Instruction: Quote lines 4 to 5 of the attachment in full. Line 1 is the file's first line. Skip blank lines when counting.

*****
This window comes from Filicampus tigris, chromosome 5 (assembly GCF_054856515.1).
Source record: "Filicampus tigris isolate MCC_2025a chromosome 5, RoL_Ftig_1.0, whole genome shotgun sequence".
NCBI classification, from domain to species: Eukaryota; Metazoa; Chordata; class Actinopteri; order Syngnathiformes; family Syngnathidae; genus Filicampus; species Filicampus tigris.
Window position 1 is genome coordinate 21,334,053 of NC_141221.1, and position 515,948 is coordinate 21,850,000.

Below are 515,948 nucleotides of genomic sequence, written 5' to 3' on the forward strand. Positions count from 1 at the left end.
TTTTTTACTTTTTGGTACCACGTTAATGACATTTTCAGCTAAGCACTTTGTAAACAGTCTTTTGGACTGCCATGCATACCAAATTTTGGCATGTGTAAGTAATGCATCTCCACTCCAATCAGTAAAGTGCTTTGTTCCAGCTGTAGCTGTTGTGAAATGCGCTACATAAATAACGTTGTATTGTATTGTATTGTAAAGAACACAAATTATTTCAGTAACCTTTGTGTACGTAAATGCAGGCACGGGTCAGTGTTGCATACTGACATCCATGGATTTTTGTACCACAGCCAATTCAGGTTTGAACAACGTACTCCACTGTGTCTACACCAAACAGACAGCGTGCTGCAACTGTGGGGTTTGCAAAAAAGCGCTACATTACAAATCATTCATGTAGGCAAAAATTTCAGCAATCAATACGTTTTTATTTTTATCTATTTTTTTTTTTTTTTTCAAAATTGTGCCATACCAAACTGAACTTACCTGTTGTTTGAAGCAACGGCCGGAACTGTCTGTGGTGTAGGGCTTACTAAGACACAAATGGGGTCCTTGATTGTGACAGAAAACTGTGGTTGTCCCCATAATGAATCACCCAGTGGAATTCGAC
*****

Window position 1 is genome coordinate 21,334,053 of NC_141221.1, and position 515,948 is coordinate 21,850,000.

Below are 515,948 nucleotides of genomic sequence, written 5' to 3' on the forward strand. Positions count from 1 at the left end.